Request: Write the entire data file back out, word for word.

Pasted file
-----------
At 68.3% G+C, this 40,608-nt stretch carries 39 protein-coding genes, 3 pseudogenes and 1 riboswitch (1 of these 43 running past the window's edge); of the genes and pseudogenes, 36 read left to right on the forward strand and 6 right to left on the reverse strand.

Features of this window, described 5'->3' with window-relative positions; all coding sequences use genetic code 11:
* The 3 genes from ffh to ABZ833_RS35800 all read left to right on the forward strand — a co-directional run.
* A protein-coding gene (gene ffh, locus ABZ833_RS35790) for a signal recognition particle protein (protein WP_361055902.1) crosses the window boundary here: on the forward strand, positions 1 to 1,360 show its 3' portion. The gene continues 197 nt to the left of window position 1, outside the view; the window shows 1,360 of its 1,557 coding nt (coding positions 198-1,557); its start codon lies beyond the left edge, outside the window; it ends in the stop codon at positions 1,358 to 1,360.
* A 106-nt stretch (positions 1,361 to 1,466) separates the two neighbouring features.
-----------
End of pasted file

At 68.3% G+C, this 40,608-nt stretch carries 39 protein-coding genes, 3 pseudogenes and 1 riboswitch (1 of these 43 running past the window's edge); of the genes and pseudogenes, 36 read left to right on the forward strand and 6 right to left on the reverse strand.

Features of this window, described 5'->3' with window-relative positions; all coding sequences use genetic code 11:
* The 3 genes from ffh to ABZ833_RS35800 all read left to right on the forward strand — a co-directional run.
* A protein-coding gene (gene ffh, locus ABZ833_RS35790) for a signal recognition particle protein (protein WP_361055902.1) crosses the window boundary here: on the forward strand, positions 1 to 1,360 show its 3' portion. The gene continues 197 nt to the left of window position 1, outside the view; the window shows 1,360 of its 1,557 coding nt (coding positions 198-1,557); its start codon lies beyond the left edge, outside the window; it ends in the stop codon at positions 1,358 to 1,360.
* A 106-nt stretch (positions 1,361 to 1,466) separates the two neighbouring features.